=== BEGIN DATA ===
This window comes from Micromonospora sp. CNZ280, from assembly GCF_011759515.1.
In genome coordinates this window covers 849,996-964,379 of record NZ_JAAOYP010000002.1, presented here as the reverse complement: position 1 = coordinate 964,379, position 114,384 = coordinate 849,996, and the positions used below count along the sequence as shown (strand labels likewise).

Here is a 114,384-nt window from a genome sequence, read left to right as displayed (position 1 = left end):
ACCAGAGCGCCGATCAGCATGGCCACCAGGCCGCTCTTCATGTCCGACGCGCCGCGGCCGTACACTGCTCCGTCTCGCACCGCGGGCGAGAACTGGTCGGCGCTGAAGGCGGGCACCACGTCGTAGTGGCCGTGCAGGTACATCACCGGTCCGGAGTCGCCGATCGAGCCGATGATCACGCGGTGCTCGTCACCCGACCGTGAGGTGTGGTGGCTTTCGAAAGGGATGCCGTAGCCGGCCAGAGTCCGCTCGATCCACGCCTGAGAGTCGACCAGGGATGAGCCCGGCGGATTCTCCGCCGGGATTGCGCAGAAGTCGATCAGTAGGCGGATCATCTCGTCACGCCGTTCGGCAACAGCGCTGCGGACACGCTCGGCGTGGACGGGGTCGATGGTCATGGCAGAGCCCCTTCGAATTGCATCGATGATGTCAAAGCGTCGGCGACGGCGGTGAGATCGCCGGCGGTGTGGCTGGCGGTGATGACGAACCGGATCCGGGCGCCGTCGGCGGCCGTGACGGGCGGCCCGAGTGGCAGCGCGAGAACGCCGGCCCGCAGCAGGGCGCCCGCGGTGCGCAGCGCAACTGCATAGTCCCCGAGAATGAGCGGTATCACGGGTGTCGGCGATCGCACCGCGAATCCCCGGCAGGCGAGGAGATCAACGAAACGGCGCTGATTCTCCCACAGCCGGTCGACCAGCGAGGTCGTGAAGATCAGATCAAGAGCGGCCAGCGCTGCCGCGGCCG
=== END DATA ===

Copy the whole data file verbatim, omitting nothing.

This window comes from Micromonospora sp. CNZ280, from assembly GCF_011759515.1.
In genome coordinates this window covers 849,996-964,379 of record NZ_JAAOYP010000002.1, presented here as the reverse complement: position 1 = coordinate 964,379, position 114,384 = coordinate 849,996, and the positions used below count along the sequence as shown (strand labels likewise).

Here is a 114,384-nt window from a genome sequence, read left to right as displayed (position 1 = left end):
ACCAGAGCGCCGATCAGCATGGCCACCAGGCCGCTCTTCATGTCCGACGCGCCGCGGCCGTACACTGCTCCGTCTCGCACCGCGGGCGAGAACTGGTCGGCGCTGAAGGCGGGCACCACGTCGTAGTGGCCGTGCAGGTACATCACCGGTCCGGAGTCGCCGATCGAGCCGATGATCACGCGGTGCTCGTCACCCGACCGTGAGGTGTGGTGGCTTTCGAAAGGGATGCCGTAGCCGGCCAGAGTCCGCTCGATCCACGCCTGAGAGTCGACCAGGGATGAGCCCGGCGGATTCTCCGCCGGGATTGCGCAGAAGTCGATCAGTAGGCGGATCATCTCGTCACGCCGTTCGGCAACAGCGCTGCGGACACGCTCGGCGTGGACGGGGTCGATGGTCATGGCAGAGCCCCTTCGAATTGCATCGATGATGTCAAAGCGTCGGCGACGGCGGTGAGATCGCCGGCGGTGTGGCTGGCGGTGATGACGAACCGGATCCGGGCGCCGTCGGCGGCCGTGACGGGCGGCCCGAGTGGCAGCGCGAGAACGCCGGCCCGCAGCAGGGCGCCCGCGGTGCGCAGCGCAACTGCATAGTCCCCGAGAATGAGCGGTATCACGGGTGTCGGCGATCGCACCGCGAATCCCCGGCAGGCGAGGAGATCAACGAAACGGCGCTGATTCTCCCACAGCCGGTCGACCAGCGAGGTCGTGAAGATCAGATCAAGAGCGGCCAGCGCTGCCGCGGCCG